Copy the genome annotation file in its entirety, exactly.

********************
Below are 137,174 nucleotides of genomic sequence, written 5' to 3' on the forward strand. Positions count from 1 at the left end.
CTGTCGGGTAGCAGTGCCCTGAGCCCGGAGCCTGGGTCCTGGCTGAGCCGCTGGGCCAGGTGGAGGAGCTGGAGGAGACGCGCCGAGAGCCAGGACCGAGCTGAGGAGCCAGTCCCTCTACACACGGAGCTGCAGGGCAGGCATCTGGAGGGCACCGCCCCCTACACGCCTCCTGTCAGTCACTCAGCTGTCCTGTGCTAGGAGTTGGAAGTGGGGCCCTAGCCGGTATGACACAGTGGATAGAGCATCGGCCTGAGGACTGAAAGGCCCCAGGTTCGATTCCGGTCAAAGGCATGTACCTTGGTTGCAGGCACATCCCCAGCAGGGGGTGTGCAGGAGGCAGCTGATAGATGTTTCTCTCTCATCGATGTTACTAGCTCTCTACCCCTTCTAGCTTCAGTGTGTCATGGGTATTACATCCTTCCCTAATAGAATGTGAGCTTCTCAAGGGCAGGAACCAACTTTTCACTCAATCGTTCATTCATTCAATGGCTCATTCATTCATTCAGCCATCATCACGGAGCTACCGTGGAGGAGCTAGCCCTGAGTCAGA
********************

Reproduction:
Below are 137,174 nucleotides of genomic sequence, written 5' to 3' on the forward strand. Positions count from 1 at the left end.
CTGTCGGGTAGCAGTGCCCTGAGCCCGGAGCCTGGGTCCTGGCTGAGCCGCTGGGCCAGGTGGAGGAGCTGGAGGAGACGCGCCGAGAGCCAGGACCGAGCTGAGGAGCCAGTCCCTCTACACACGGAGCTGCAGGGCAGGCATCTGGAGGGCACCGCCCCCTACACGCCTCCTGTCAGTCACTCAGCTGTCCTGTGCTAGGAGTTGGAAGTGGGGCCCTAGCCGGTATGACACAGTGGATAGAGCATCGGCCTGAGGACTGAAAGGCCCCAGGTTCGATTCCGGTCAAAGGCATGTACCTTGGTTGCAGGCACATCCCCAGCAGGGGGTGTGCAGGAGGCAGCTGATAGATGTTTCTCTCTCATCGATGTTACTAGCTCTCTACCCCTTCTAGCTTCAGTGTGTCATGGGTATTACATCCTTCCCTAATAGAATGTGAGCTTCTCAAGGGCAGGAACCAACTTTTCACTCAATCGTTCATTCATTCAATGGCTCATTCATTCATTCAGCCATCATCACGGAGCTACCGTGGAGGAGCTAGCCCTGAGTCAGA